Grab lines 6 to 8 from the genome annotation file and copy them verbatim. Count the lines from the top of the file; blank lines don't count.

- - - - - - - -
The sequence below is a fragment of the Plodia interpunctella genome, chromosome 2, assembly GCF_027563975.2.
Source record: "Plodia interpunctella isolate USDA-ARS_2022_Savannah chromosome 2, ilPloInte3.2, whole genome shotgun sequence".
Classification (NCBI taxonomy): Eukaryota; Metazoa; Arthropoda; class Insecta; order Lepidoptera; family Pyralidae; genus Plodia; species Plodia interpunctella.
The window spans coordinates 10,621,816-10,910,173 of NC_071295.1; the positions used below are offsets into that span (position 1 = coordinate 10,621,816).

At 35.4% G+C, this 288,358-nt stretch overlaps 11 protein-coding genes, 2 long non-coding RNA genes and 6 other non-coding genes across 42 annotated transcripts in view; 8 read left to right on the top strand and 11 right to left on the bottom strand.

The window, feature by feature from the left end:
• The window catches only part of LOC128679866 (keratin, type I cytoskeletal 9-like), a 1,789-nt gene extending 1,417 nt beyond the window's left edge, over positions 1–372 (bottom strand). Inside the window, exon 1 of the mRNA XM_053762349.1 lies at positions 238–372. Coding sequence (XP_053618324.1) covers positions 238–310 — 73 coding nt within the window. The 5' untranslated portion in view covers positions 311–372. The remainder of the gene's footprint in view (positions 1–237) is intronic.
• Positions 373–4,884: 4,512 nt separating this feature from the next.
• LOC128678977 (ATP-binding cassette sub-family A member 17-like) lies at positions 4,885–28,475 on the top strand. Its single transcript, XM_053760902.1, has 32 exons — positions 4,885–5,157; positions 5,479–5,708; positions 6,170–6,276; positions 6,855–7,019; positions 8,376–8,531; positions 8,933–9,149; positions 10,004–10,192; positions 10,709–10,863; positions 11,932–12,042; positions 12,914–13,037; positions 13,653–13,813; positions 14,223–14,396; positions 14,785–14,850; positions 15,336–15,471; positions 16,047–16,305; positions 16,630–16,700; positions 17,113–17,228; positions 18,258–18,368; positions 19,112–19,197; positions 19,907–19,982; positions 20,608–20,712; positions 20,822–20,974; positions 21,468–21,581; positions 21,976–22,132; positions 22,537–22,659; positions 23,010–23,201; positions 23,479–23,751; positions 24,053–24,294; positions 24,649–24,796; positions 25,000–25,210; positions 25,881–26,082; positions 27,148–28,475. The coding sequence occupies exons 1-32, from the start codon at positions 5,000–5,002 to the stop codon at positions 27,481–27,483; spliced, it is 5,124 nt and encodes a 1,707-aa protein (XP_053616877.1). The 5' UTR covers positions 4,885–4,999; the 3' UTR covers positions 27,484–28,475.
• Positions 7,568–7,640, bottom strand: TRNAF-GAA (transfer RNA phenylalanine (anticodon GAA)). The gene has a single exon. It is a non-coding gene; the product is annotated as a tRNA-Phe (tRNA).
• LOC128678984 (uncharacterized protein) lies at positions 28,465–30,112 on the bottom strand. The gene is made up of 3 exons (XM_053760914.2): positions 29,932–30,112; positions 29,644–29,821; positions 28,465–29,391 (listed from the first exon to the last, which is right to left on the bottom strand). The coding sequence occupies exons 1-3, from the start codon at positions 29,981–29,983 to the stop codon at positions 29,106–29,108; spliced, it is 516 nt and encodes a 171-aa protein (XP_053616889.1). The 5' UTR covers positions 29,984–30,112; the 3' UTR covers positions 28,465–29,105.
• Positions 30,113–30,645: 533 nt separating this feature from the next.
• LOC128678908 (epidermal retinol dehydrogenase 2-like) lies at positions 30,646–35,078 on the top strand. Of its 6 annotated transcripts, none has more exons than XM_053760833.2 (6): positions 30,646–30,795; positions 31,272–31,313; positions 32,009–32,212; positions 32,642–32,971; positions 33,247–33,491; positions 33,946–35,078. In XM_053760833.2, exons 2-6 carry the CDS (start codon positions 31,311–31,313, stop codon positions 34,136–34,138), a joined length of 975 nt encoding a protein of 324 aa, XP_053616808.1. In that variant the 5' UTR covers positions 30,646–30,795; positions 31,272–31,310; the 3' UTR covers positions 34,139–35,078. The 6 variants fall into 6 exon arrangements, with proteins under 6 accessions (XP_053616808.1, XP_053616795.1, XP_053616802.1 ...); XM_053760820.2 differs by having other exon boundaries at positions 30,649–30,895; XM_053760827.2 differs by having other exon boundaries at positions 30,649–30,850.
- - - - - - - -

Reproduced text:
The window, feature by feature from the left end:
• The window catches only part of LOC128679866 (keratin, type I cytoskeletal 9-like), a 1,789-nt gene extending 1,417 nt beyond the window's left edge, over positions 1–372 (bottom strand). Inside the window, exon 1 of the mRNA XM_053762349.1 lies at positions 238–372. Coding sequence (XP_053618324.1) covers positions 238–310 — 73 coding nt within the window. The 5' untranslated portion in view covers positions 311–372. The remainder of the gene's footprint in view (positions 1–237) is intronic.
• Positions 373–4,884: 4,512 nt separating this feature from the next.